Much of the available research involved small numbers of participants, often of one gender, and with differences water temperature and salt composition.
In addition, it is unclear whether or not winter swimmers are naturally healthier, say the scientific expert team of review authors from UiT The Arctic University of Norway and from the University Hospital of North Norway.
"From this review, it is clear that there is increasing scientific support that voluntary exposure to cold water may have some beneficial health effects," states lead author James Mercer, from UiT.
"Many of the studies demonstrated significant effects of cold-water immersion on various physiological and biochemical parameters. But the question as to whether these are beneficial for health is difficult to assess.
"Based on the results from this review, many of the health benefits claimed from regular cold exposure may not be causal. Instead, they may be explained by other factors including an active lifestyle, trained stress handling, social interactions, as well as a positive mindset.
"Without further conclusive studies, the topic will continue to be a subject of debate."
Weight loss, better mental health, and increased libido are among numerous health and well-being claims made by followers of regular cold-water immersion or arising from anecdotal cases.
This activity takes many forms such as swimming in cold water during the winter, and is the subject of growing interest worldwide.
The main aim of the review was to determine whether voluntary exposure to cold water has health effects in humans. The methodology involved a detailed search of the scientific literature.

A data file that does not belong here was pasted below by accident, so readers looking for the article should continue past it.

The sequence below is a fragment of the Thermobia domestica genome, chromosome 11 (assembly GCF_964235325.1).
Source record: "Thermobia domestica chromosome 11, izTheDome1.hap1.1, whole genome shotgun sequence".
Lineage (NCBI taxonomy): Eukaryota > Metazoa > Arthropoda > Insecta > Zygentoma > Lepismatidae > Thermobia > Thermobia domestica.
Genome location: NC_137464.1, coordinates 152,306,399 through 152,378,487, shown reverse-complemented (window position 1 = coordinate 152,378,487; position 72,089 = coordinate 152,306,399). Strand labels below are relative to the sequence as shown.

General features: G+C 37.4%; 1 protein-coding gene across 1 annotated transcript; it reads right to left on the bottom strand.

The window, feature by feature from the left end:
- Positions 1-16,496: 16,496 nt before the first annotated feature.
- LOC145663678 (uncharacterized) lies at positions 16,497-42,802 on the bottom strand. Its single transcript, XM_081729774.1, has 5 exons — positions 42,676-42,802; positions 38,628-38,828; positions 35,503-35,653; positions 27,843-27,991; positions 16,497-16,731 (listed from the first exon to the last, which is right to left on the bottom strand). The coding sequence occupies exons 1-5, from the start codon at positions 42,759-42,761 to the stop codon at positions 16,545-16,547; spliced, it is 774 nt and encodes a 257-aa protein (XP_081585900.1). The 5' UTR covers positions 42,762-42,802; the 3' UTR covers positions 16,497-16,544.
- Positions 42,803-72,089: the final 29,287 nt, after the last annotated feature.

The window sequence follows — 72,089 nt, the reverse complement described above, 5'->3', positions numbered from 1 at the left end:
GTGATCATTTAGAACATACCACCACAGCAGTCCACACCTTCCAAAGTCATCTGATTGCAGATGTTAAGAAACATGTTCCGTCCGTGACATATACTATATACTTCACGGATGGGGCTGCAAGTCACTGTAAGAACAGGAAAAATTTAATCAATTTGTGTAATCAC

Excluded from the review were studies where participants wore wet suits, accidental cold-water immersion, and water temperatures greater than 20 degrees centigrade.
Themes covered by the studies that were eligible for review included inflammation, adipose tissue, blood circulation, immune system, and oxidative stress.
Immersion in cold water has a major impact on the body and triggers a shock response such as elevated heart rate.
Some studies provided evidence that cardiovascular risk factors are actually improved in swimmers who have adapted to the cold. However, other studies suggest the workload on the heart is still increased.
The review provided insights into positive links between cold water swimming and brown adipose tissue (BAT), a type of 'good' body fat that is activated by cold. BAT burns calories to maintain body temperature unlike 'bad' white fat which stores energy.
Cold exposure in water or air appears also to increase the production of adiponectin by adipose tissue. This protein plays a key role in protecting against insulin resistance, diabetes and other diseases.
Repeated cold-water immersions during the winter months significantly increased insulin sensitivity and decreased insulin concentrations, according to the review. This was for both inexperienced and experienced swimmers.
However, the authors point out that the profile of swimmers participating in the studies did vary. They ranged from elite swimmers or established winter bathers to those with no previous winter swimming experience.
Others were not strictly ice bathers but used cold-water immersion as a treatment post exercise.
Education is also needed on the health risks associated with taking a dip in icy water, say the authors. These include the consequences of hypothermia, and of heart and lung issues which are often related to the shock from the cold.